A rain garden’s ability to biodegrade pollutants is in contrast to what happens in more conventional stormwater management structures like retention ponds. Retention ponds are often installed with larger developments to receive a large volume of stormwater from impervious areas (ex. houses and roads in a subdivision, roof and parking lot of a Home Depot). Other studies (Van Metre et al., 2009; Van Metre et al., 2000; Kamalakkannan et al., 2004), found that pollutants like PAH’s (polycyclic aromatic hydrocarbons), a type of petroleum hydrocarbon, accumulate in the sediments of stormwater retention ponds. This creates a very expensive maintenance issue for retention pond owners when the time comes to remove and dispose of built up contaminated sediments.

Side note – stormwater can pick up PAHs from dust on pavements treated with coal tar  sealants which are commonly used on parking lots, driveways, and playgrounds (but they have recently been banned from use on State and local highways in CT).

If by now you’re energized to install one or many rain gardens on your property, check out NEMO’s  rain garden site and Rain Garden App!

# Black Knot of Plum & Cherry: Prune Now!

By Joan Allen

Black knot of plum and cherry, caused by the fungus Apiosporina morbosa, may be overlooked during the growing season when the leaves are hiding the galls, but this time of year they are hard to miss, especially when they are as abundant as they are on the tree in the photo below.

This is a serious disease of these trees and can eventually kill susceptible varieties. Management options include sanitation, resistant varieties and properly timed fungicides.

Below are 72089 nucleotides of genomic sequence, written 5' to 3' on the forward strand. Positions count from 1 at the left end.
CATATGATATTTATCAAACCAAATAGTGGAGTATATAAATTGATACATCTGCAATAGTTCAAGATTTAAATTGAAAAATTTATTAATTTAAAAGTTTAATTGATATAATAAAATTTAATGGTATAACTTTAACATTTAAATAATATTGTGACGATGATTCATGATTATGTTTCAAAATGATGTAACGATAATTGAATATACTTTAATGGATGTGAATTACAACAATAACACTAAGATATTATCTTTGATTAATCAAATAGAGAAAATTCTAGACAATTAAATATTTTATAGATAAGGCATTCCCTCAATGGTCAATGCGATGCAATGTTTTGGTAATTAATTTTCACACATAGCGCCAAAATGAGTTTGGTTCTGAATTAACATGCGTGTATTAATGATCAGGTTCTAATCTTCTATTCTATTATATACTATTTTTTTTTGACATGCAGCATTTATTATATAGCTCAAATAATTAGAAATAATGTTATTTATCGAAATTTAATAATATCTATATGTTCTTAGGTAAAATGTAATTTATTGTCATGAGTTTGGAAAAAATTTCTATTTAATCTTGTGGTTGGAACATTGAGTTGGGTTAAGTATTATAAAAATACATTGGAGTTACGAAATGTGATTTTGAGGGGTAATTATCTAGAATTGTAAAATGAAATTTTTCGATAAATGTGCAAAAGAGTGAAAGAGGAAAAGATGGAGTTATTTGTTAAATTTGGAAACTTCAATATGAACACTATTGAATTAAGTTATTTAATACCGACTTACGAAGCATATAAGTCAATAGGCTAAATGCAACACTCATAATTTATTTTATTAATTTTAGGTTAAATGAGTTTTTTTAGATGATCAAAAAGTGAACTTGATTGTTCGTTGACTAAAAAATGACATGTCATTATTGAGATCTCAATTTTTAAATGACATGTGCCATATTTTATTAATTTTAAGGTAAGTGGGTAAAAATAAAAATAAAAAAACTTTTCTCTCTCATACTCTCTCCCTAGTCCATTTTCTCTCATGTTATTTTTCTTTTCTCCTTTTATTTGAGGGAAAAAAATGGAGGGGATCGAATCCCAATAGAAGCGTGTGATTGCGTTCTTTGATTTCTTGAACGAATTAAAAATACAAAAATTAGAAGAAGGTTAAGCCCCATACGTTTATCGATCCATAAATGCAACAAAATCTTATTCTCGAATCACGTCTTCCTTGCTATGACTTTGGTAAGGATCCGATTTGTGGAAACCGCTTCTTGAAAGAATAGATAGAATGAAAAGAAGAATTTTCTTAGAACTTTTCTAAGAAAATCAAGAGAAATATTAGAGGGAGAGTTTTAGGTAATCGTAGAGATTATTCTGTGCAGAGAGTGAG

Where manageable, prune out all galls during the dormant season and dispose of them off-site, burn or bury them. This is because even removed galls may still produce spores that can cause new infections. Prune  6″ below the visible edge of the gall because the fungus can be invading the wood in that area prior to gall development.

This disease can affect both orchard and ornamental varieties of plum and cherry but some of the tart cherries are less susceptible. Native wild cherries are hosts of the disease and provide a reservoir of inoculum for orchards and ornamentals. It’s helpful to remove those nearby where possible. For new plum plantings (fruiting/orchard), ‘President’ is highly resistant. Moderately resistant options include ‘Methley’, ‘Milton’, ‘Early Italian’, ‘Brodshaw’, ‘Fellenberg’, ‘Shiro’, ‘Santa Rosa’ and ‘Formosa’. ‘Shropshire’ and ‘Stanley’ are considered quite susceptible.

Here’s how disease develops: Infections occur in the spring on new growth from spores produced on the surface of 2+ year old galls. Spores are produced and spread during rainy weather and shoots must remain wet for a period of time for the spores to germinate and initiate an infection. Infections can occur at temperatures of 50°F or higher when water is present for the required period of time. Over the course of the first summer, a small greenish brown swelling develops. By the end of the second summer, the gall or knot becomes hard, rough and black. These galls begin producing spores the following spring. Galls expand in size each year until the branch is girdled (killed all the way around) and then they die. Once a twig or shoot is girdled, the portion beyond the gall can’t get any water or nutrients and dies as a result. Sometimes, larger branches and trunks can become infected, presumably through wounds.

What if you have a susceptible tree and want to prevent this disease? If you know you have a source of infection (hosts with galls nearby, either wild or on a neighboring property) and you’ve had some infections, keep up with the monitoring and pruning, fertilize and water as necessary to prevent stress, and use preventive fungicides, such as lime sulfur during dormancy (organic option) or chlorothalonil or others labeled for this disease. Other than lime sulfur, applications should be made as directed on the label beginning at bud swell and until new terminal growth ceases.